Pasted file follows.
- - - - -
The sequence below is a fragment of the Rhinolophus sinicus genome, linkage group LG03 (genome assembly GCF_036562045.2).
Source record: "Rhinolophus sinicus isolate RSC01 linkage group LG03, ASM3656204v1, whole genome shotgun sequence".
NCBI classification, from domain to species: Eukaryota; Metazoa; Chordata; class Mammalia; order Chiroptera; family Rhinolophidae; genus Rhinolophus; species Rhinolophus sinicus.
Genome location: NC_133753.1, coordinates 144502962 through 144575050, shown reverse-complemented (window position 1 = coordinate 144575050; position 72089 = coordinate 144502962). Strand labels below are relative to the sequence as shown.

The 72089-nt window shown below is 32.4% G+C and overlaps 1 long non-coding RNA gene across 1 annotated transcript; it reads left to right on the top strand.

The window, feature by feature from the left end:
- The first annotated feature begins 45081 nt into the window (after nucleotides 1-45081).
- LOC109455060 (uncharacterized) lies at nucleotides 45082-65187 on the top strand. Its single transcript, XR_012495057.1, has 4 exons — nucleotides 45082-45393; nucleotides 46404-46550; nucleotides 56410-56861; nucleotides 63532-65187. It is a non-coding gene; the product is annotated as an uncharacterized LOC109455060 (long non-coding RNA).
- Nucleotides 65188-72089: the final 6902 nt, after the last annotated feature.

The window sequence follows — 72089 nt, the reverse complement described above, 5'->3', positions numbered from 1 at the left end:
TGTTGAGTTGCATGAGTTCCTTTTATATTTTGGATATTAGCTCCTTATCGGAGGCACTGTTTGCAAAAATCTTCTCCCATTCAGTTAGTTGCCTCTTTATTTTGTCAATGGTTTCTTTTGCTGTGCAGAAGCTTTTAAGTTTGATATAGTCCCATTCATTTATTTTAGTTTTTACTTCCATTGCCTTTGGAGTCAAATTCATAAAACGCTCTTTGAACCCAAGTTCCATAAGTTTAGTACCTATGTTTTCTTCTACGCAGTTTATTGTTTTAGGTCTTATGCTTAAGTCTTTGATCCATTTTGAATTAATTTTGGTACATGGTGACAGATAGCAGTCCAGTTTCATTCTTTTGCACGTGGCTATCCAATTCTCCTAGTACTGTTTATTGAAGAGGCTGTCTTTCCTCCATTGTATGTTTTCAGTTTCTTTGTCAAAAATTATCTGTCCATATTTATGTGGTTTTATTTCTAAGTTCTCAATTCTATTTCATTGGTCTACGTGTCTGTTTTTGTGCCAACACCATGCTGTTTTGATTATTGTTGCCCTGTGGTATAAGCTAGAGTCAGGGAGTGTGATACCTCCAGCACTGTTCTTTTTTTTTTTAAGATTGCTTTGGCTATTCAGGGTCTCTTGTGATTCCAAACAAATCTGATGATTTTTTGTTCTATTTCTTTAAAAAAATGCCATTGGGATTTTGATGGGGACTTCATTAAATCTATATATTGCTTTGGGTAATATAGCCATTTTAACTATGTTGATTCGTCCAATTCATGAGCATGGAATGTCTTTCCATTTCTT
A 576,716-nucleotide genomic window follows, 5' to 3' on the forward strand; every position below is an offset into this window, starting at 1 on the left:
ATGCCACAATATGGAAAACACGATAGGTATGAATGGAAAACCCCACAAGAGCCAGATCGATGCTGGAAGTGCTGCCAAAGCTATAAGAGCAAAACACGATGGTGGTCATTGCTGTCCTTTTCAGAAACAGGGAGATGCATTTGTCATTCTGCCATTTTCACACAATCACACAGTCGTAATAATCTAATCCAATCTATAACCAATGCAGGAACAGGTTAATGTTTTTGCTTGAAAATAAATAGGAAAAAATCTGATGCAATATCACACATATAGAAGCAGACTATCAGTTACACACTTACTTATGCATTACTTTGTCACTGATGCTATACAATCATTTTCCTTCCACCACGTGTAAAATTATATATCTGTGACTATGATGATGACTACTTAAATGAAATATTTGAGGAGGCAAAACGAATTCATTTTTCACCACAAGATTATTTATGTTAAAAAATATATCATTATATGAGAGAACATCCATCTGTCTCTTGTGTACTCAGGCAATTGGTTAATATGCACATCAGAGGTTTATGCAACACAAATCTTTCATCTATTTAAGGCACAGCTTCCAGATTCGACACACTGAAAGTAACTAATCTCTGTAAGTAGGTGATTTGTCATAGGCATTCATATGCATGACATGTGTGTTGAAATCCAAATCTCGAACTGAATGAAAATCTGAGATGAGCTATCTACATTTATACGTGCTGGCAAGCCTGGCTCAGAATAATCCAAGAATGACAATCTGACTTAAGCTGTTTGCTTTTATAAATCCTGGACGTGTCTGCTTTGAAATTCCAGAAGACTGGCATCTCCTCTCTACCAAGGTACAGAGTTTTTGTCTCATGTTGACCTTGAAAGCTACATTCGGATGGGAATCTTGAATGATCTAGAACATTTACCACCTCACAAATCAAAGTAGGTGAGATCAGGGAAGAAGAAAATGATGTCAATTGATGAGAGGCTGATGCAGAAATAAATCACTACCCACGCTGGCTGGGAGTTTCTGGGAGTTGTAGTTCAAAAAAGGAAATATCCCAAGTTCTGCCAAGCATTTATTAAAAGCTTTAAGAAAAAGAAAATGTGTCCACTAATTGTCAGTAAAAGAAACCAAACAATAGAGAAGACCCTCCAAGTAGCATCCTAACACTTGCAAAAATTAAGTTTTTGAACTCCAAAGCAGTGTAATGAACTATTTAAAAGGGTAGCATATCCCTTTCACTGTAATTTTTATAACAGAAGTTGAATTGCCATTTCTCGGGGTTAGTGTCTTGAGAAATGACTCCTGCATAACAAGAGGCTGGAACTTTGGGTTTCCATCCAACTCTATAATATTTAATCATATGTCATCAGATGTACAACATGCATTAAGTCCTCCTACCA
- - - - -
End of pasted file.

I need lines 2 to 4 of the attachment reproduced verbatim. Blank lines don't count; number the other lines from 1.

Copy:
Source record: "Rhinolophus sinicus isolate RSC01 linkage group LG03, ASM3656204v1, whole genome shotgun sequence".
NCBI classification, from domain to species: Eukaryota; Metazoa; Chordata; class Mammalia; order Chiroptera; family Rhinolophidae; genus Rhinolophus; species Rhinolophus sinicus.
Genome location: NC_133753.1, coordinates 144502962 through 144575050, shown reverse-complemented (window position 1 = coordinate 144575050; position 72089 = coordinate 144502962). Strand labels below are relative to the sequence as shown.